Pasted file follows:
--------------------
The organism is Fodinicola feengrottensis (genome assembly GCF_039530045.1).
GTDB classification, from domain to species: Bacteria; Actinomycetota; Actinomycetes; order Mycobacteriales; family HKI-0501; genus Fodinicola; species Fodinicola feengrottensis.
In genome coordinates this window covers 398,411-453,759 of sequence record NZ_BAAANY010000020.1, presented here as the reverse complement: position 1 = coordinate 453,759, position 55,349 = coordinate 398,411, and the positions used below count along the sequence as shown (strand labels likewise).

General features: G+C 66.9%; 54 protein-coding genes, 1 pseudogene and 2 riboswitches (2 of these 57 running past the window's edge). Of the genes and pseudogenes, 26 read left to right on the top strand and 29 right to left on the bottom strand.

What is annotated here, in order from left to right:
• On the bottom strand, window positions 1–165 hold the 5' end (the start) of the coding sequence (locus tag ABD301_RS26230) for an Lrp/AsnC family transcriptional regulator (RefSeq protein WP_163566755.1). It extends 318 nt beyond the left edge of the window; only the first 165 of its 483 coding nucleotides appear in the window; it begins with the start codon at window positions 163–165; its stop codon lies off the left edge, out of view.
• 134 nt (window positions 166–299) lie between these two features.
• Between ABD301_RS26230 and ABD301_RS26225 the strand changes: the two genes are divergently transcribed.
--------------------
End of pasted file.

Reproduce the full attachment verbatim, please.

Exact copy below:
The organism is Fodinicola feengrottensis (genome assembly GCF_039530045.1).
GTDB classification, from domain to species: Bacteria; Actinomycetota; Actinomycetes; order Mycobacteriales; family HKI-0501; genus Fodinicola; species Fodinicola feengrottensis.
In genome coordinates this window covers 398,411-453,759 of sequence record NZ_BAAANY010000020.1, presented here as the reverse complement: position 1 = coordinate 453,759, position 55,349 = coordinate 398,411, and the positions used below count along the sequence as shown (strand labels likewise).

General features: G+C 66.9%; 54 protein-coding genes, 1 pseudogene and 2 riboswitches (2 of these 57 running past the window's edge). Of the genes and pseudogenes, 26 read left to right on the top strand and 29 right to left on the bottom strand.

What is annotated here, in order from left to right:
• On the bottom strand, window positions 1–165 hold the 5' end (the start) of the coding sequence (locus tag ABD301_RS26230) for an Lrp/AsnC family transcriptional regulator (RefSeq protein WP_163566755.1). It extends 318 nt beyond the left edge of the window; only the first 165 of its 483 coding nucleotides appear in the window; it begins with the start codon at window positions 163–165; its stop codon lies off the left edge, out of view.
• 134 nt (window positions 166–299) lie between these two features.
• Between ABD301_RS26230 and ABD301_RS26225 the strand changes: the two genes are divergently transcribed.